Monday, January 25, 2010

Jill Myles- To Sequel or Not to Sequel

I think as writers we all dream that our book will turn into a series. Am I right? Well, for Jill Myles the dream has come true.

We get to take a behind-the-scenes look at how Jill's debut book became the first of many in THE SUCCUBUS DIARIES.

Jill, welcome. Can you give us a time line of when you wrote books 1, 2, and 3 and when you got offers on them?

Book 1, GENTLEMEN PREFER SUCCUBI, was conceived and written in 2005. I cleaned it up, shopped it around and got an agent in early 2006. From that point on, it was a waiting game. 2006 was probably the longest, most angst-riddled year of my life up to that point. It paid off, though - in early 2007, we got an offer on Book 1, and the publisher wanted to know if it was a series. At this point, I'd never written a sequel, though I had ideas for further adventures involving the same characters. My agent suggested that I put together some ideas for Book 2, so I wrote one paragraph and sent it off to her. She came back to me and asked for a real live outline. Oops! Who knew. ;)

NOTE: I am embarrassed to admit that I wasn't familiar with the term "pantser," so I had to look it up. Apparently, there are plotters and pantsers. Plotters outline. Pantsers have no plan. They write by the seat of their pants.

Go on, Jill.

At that point, it was a little trickier for me to come up with a plot concept - I had given my agent the high level pitch, but to actually think the story out was a lot trickier. I'm very much a pantser, so this was a new concept to me. It took a few rounds of discussion and writing out ideas, but I eventually came up with a one page outline for book 2 (a whole page!) and we sent it off to the publisher, who accepted it.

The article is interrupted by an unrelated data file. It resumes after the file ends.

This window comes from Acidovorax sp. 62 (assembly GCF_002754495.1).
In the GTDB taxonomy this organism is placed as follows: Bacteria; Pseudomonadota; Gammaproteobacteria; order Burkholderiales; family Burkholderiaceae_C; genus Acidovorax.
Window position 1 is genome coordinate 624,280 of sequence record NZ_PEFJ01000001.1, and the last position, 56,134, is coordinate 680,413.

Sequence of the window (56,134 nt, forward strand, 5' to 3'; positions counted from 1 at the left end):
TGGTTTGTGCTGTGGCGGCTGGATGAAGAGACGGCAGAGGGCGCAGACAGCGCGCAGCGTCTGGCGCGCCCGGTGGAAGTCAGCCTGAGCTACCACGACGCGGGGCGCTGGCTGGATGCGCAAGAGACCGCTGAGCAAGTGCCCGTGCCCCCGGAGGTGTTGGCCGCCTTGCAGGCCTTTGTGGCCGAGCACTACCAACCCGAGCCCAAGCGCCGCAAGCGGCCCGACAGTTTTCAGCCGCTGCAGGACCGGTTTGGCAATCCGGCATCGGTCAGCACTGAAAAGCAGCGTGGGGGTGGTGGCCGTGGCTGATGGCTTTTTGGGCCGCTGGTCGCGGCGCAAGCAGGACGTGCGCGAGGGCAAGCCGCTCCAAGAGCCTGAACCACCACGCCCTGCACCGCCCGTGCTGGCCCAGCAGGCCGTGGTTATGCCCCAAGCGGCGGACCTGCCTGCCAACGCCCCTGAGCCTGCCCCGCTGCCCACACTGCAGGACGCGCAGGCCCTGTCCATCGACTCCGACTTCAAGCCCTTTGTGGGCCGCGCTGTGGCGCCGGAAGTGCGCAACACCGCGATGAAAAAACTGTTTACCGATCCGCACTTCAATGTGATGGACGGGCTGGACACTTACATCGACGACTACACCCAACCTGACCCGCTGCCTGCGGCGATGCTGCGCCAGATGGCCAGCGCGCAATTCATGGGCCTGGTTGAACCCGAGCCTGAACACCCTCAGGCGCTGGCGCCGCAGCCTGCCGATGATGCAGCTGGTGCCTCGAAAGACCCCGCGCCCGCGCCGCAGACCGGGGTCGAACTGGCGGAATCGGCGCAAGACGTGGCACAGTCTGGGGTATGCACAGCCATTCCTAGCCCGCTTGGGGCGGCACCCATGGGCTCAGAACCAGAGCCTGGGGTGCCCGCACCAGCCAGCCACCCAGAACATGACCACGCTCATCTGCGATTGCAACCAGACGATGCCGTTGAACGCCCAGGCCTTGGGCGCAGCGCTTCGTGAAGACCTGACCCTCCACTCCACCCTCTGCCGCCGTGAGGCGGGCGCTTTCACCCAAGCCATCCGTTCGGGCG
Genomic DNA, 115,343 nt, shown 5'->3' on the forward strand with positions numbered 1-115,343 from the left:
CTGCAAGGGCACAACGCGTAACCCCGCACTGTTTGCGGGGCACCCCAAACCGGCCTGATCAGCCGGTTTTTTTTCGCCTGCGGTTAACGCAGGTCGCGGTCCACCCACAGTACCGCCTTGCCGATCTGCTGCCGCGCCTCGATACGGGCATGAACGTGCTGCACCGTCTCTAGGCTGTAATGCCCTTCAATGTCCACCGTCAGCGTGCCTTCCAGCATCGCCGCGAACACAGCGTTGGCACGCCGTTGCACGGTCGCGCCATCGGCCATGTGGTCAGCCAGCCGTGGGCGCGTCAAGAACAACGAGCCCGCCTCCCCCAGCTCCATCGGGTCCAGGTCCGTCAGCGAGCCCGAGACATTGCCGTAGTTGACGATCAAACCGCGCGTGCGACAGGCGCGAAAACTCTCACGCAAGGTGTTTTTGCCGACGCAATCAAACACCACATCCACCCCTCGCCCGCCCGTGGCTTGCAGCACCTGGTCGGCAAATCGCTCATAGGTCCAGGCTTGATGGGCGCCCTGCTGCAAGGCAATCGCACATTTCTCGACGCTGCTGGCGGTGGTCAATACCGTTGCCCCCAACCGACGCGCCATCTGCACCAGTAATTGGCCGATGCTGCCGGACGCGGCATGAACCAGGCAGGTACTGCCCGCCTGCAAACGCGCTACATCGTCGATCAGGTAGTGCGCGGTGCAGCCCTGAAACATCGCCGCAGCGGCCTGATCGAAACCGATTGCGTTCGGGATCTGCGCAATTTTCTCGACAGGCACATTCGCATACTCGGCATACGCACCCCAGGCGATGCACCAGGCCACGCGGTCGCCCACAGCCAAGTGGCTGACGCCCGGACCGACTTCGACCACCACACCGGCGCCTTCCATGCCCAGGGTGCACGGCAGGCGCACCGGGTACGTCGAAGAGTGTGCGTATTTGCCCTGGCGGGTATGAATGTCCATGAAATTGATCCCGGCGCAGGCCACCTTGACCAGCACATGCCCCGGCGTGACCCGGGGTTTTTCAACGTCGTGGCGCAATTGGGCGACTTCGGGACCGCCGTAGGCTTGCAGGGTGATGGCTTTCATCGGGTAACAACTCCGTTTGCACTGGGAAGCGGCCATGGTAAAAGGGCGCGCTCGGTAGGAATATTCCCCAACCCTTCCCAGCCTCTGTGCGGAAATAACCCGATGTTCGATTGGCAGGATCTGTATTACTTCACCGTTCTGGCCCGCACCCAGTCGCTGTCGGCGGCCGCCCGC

My book got pushed out to 2010 (due to a format change) so the rest of 2007 and most of 2008 involved a lot of waiting. I wrote book 2, SUCCUBI LIKE IT HOT, turned it in, and waited and waited and waited. My book finally came up on the schedule in early 2009, so I spent most of the last year doing revisions and copyedits and galleys for both books in a row, as well as prepping a proposal for book 3. My editor asked to see a proposal for book 3 in June or so of 2009, and we had a confirmation that they wanted it a few weeks later. I'm still writing book 3 at the moment (deadline March 1st!) so after that, I'll start thinking about book 4.

Many authors want to start writing a sequel before they have sold their first manuscript. What is your advice to them?

I think that starting a sequel before selling your first manuscript is a bad idea. I've had 3 agents and all 3 have agreed - don't write the sequel until you have a contract in hand and the OK from your editor. I've known writers that wrote a connected trilogy before finding an agent...and then the agent was not able to sell the books. At that point, you have 3 dead manuscripts on your hands instead of just one. And a lot of editors might like the writing but not necessarily the story, and will say "Got anything else for me to look at?" Book 2 of a trilogy won't cut it.

Another thing to think about - editorial input. Your editor might love book 1, and hate the concept for book 2, which means starting from scratch. When it came down to book 3 for my series, I sent a proposal to my editor - 50 pages and a lengthy synopsis. My editor then pointed out all the things she didn't like in my synopsis and wanted me to change. I rewrote it and made some suggestions on plot, and we went back and forth a few more times before cracking down on the final plot. It's easy to change mid-stream if all you have is an outline -- not so easy if you've already written the darn thing.

Wow, Jill, thank you so much!

Before you go, be sure to enter Jill'
s contest! Her fabulous agent, Holly Root, is offering a query critique for one lucky winner drawn at random. Leave a comment here and you'll earn one entry for the drawing. Comment at each of the other blogs on Jill's tour to earn additional entries.

Jill will pick the winner on January 27.

33 comments:

Susan R. Mills said...

Great interview! That cover is hot!

Beth Coulton said...

Thanks for the interview- interesting stuff !

T. Anne said...